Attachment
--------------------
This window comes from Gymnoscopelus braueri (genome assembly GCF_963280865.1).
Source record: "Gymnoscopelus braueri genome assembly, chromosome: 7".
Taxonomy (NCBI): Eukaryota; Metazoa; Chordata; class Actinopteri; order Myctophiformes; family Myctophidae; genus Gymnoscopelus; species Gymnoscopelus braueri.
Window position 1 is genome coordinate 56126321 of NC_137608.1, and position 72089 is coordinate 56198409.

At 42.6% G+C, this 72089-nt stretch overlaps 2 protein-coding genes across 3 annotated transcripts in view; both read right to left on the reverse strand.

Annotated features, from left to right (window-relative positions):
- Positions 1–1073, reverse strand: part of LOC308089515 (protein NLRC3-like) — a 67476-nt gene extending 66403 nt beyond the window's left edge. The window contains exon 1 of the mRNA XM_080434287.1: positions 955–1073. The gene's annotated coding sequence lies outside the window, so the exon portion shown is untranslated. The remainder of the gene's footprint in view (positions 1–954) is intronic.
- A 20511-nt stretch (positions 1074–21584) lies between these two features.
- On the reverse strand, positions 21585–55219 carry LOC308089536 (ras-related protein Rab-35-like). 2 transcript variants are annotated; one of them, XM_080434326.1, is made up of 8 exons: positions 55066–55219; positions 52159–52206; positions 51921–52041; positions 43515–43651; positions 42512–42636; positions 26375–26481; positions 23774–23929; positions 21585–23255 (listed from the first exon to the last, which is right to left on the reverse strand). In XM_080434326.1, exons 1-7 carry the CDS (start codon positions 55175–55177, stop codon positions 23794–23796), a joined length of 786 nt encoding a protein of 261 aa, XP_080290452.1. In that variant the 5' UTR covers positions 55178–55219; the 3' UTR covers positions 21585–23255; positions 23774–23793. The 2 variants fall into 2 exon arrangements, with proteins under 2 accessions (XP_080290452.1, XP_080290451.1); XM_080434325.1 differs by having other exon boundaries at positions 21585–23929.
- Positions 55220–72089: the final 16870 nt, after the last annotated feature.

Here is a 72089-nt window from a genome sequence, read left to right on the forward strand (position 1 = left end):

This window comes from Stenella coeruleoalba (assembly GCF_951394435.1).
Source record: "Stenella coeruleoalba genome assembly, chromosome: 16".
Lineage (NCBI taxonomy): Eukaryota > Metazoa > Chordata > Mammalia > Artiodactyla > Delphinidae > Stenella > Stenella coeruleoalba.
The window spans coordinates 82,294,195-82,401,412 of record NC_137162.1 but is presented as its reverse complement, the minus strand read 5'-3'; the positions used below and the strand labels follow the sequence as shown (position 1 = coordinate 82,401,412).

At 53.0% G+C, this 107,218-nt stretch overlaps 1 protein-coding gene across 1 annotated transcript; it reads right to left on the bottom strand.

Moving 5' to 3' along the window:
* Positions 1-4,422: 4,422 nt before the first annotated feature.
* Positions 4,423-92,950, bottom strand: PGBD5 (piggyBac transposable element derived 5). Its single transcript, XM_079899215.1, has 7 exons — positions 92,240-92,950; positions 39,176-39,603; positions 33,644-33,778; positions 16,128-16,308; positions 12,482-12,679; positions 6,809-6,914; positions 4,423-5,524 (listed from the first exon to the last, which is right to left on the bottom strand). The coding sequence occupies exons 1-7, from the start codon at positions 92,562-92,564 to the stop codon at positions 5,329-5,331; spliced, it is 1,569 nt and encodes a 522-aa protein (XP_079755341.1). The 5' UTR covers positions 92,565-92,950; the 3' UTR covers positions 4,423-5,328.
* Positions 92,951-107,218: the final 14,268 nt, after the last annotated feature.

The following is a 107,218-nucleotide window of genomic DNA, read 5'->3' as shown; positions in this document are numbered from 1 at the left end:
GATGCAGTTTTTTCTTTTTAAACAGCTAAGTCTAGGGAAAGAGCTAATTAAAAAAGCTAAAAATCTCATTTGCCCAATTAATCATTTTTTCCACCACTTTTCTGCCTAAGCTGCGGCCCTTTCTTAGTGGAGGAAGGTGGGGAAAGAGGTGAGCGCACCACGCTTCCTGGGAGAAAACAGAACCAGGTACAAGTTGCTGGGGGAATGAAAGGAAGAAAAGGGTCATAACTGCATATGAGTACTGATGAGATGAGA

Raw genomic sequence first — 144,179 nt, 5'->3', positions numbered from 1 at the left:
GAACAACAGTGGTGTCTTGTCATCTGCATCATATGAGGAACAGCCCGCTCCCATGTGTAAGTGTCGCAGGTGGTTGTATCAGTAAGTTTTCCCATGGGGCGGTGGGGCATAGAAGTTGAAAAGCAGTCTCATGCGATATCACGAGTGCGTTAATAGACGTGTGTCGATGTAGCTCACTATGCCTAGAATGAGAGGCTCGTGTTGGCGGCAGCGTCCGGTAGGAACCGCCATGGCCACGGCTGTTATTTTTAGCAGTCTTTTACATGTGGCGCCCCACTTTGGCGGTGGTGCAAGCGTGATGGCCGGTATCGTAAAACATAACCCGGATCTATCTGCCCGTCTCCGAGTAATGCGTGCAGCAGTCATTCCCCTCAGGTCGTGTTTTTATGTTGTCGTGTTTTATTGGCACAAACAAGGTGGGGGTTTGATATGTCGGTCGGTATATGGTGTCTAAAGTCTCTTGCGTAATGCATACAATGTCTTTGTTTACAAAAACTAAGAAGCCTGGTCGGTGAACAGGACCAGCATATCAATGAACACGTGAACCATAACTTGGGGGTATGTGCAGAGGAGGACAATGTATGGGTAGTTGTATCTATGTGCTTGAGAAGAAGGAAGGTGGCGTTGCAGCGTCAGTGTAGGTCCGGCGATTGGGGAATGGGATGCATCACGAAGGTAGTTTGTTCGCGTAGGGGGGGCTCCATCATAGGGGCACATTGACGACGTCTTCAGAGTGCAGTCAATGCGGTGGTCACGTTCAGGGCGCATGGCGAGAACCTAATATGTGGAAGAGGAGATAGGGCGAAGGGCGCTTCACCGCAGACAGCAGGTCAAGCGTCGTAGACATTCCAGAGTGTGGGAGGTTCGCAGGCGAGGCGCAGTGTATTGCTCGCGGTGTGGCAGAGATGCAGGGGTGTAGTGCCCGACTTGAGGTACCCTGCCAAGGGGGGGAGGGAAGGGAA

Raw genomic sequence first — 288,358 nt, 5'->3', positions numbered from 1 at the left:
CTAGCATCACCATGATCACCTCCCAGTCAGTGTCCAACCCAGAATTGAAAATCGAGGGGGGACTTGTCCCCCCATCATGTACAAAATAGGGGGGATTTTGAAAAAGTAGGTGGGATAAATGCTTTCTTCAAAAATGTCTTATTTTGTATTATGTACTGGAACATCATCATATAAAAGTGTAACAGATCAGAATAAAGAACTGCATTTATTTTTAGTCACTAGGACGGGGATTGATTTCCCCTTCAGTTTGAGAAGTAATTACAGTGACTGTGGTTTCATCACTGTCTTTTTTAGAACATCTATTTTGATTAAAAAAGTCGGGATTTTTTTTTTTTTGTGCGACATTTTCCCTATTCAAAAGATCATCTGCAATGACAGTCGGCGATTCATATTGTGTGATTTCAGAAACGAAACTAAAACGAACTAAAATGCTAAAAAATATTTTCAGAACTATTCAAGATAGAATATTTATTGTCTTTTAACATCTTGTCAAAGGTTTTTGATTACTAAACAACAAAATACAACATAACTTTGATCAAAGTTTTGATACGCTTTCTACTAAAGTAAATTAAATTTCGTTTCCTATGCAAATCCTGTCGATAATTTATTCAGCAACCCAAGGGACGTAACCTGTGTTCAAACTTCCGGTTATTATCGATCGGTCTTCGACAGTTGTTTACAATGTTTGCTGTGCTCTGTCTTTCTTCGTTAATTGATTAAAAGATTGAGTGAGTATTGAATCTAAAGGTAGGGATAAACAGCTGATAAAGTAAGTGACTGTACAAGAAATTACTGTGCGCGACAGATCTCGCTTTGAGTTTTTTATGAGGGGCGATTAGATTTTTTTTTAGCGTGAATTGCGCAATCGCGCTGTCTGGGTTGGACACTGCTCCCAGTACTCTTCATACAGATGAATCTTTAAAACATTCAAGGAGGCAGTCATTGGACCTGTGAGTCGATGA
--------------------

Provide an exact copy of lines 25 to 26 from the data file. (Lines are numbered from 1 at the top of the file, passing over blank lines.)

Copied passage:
Raw genomic sequence first — 288,358 nt, 5'->3', positions numbered from 1 at the left:
CTAGCATCACCATGATCACCTCCCAGTCAGTGTCCAACCCAGAATTGAAAATCGAGGGGGGACTTGTCCCCCCATCATGTACAAAATAGGGGGGATTTTGAAAAAGTAGGTGGGATAAATGCTTTCTTCAAAAATGTCTTATTTTGTATTATGTACTGGAACATCATCATATAAAAGTGTAACAGATCAGAATAAAGAACTGCATTTATTTTTAGTCACTAGGACGGGGATTGATTTCCCCTTCAGTTTGAGAAGTAATTACAGTGACTGTGGTTTCATCACTGTCTTTTTTAGAACATCTATTTTGATTAAAAAAGTCGGGATTTTTTTTTTTTTGTGCGACATTTTCCCTATTCAAAAGATCATCTGCAATGACAGTCGGCGATTCATATTGTGTGATTTCAGAAACGAAACTAAAACGAACTAAAATGCTAAAAAATATTTTCAGAACTATTCAAGATAGAATATTTATTGTCTTTTAACATCTTGTCAAAGGTTTTTGATTACTAAACAACAAAATACAACATAACTTTGATCAAAGTTTTGATACGCTTTCTACTAAAGTAAATTAAATTTCGTTTCCTATGCAAATCCTGTCGATAATTTATTCAGCAACCCAAGGGACGTAACCTGTGTTCAAACTTCCGGTTATTATCGATCGGTCTTCGACAGTTGTTTACAATGTTTGCTGTGCTCTGTCTTTCTTCGTTAATTGATTAAAAGATTGAGTGAGTATTGAATCTAAAGGTAGGGATAAACAGCTGATAAAGTAAGTGACTGTACAAGAAATTACTGTGCGCGACAGATCTCGCTTTGAGTTTTTTATGAGGGGCGATTAGATTTTTTTTTAGCGTGAATTGCGCAATCGCGCTGTCTGGGTTGGACACTGCTCCCAGTACTCTTCATACAGATGAATCTTTAAAACATTCAAGGAGGCAGTCATTGGACCTGTGAGTCGATGA